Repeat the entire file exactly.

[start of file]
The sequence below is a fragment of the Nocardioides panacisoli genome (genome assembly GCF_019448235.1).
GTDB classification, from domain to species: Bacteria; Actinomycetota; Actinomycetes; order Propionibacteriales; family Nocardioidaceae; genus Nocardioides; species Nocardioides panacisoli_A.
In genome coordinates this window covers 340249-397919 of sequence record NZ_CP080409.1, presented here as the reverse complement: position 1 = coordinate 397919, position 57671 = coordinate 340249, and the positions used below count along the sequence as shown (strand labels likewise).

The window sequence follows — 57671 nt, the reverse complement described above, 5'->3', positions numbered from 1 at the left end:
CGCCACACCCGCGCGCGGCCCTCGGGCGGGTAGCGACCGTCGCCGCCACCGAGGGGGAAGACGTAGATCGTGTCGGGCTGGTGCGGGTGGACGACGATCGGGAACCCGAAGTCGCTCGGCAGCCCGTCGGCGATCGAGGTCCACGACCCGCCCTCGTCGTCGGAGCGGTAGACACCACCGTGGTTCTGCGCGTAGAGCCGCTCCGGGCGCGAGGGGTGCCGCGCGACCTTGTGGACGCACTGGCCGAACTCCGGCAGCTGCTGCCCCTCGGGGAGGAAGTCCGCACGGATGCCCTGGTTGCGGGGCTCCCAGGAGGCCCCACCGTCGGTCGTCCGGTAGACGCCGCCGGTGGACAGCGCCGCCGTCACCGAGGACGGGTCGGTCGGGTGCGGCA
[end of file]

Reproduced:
The sequence below is a fragment of the Nocardioides panacisoli genome (genome assembly GCF_019448235.1).
GTDB classification, from domain to species: Bacteria; Actinomycetota; Actinomycetes; order Propionibacteriales; family Nocardioidaceae; genus Nocardioides; species Nocardioides panacisoli_A.
In genome coordinates this window covers 340249-397919 of sequence record NZ_CP080409.1, presented here as the reverse complement: position 1 = coordinate 397919, position 57671 = coordinate 340249, and the positions used below count along the sequence as shown (strand labels likewise).

The window sequence follows — 57671 nt, the reverse complement described above, 5'->3', positions numbered from 1 at the left end:
CGCCACACCCGCGCGCGGCCCTCGGGCGGGTAGCGACCGTCGCCGCCACCGAGGGGGAAGACGTAGATCGTGTCGGGCTGGTGCGGGTGGACGACGATCGGGAACCCGAAGTCGCTCGGCAGCCCGTCGGCGATCGAGGTCCACGACCCGCCCTCGTCGTCGGAGCGGTAGACACCACCGTGGTTCTGCGCGTAGAGCCGCTCCGGGCGCGAGGGGTGCCGCGCGACCTTGTGGACGCACTGGCCGAACTCCGGCAGCTGCTGCCCCTCGGGGAGGAAGTCCGCACGGATGCCCTGGTTGCGGGGCTCCCAGGAGGCCCCACCGTCGGTCGTCCGGTAGACGCCGCCGGTGGACAGCGCCGCCGTCACCGAGGACGGGTCGGTCGGGTGCGGCA